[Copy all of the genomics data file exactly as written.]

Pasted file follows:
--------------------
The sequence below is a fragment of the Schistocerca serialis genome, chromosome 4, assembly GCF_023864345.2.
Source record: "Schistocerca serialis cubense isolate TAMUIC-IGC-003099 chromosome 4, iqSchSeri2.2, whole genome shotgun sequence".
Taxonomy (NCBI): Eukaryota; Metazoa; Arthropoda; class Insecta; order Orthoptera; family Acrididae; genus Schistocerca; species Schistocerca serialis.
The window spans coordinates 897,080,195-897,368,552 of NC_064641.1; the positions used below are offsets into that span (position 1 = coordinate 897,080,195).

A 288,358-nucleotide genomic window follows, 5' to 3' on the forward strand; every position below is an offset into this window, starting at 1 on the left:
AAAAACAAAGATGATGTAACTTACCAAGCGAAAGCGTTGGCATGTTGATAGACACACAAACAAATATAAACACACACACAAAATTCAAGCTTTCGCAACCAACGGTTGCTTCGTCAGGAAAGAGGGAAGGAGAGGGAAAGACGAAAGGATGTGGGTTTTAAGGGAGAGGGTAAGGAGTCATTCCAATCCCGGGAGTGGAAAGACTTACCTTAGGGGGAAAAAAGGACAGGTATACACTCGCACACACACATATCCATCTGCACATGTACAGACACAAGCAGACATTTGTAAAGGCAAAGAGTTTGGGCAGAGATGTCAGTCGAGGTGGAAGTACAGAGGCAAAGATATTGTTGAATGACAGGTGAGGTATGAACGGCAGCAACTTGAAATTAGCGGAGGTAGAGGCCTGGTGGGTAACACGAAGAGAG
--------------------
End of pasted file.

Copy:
The sequence below is a fragment of the Schistocerca serialis genome, chromosome 4, assembly GCF_023864345.2.
Source record: "Schistocerca serialis cubense isolate TAMUIC-IGC-003099 chromosome 4, iqSchSeri2.2, whole genome shotgun sequence".
Taxonomy (NCBI): Eukaryota; Metazoa; Arthropoda; class Insecta; order Orthoptera; family Acrididae; genus Schistocerca; species Schistocerca serialis.
The window spans coordinates 897,080,195-897,368,552 of NC_064641.1; the positions used below are offsets into that span (position 1 = coordinate 897,080,195).

A 288,358-nucleotide genomic window follows, 5' to 3' on the forward strand; every position below is an offset into this window, starting at 1 on the left:
AAAAACAAAGATGATGTAACTTACCAAGCGAAAGCGTTGGCATGTTGATAGACACACAAACAAATATAAACACACACACAAAATTCAAGCTTTCGCAACCAACGGTTGCTTCGTCAGGAAAGAGGGAAGGAGAGGGAAAGACGAAAGGATGTGGGTTTTAAGGGAGAGGGTAAGGAGTCATTCCAATCCCGGGAGTGGAAAGACTTACCTTAGGGGGAAAAAAGGACAGGTATACACTCGCACACACACATATCCATCTGCACATGTACAGACACAAGCAGACATTTGTAAAGGCAAAGAGTTTGGGCAGAGATGTCAGTCGAGGTGGAAGTACAGAGGCAAAGATATTGTTGAATGACAGGTGAGGTATGAACGGCAGCAACTTGAAATTAGCGGAGGTAGAGGCCTGGTGGGTAACACGAAGAGAG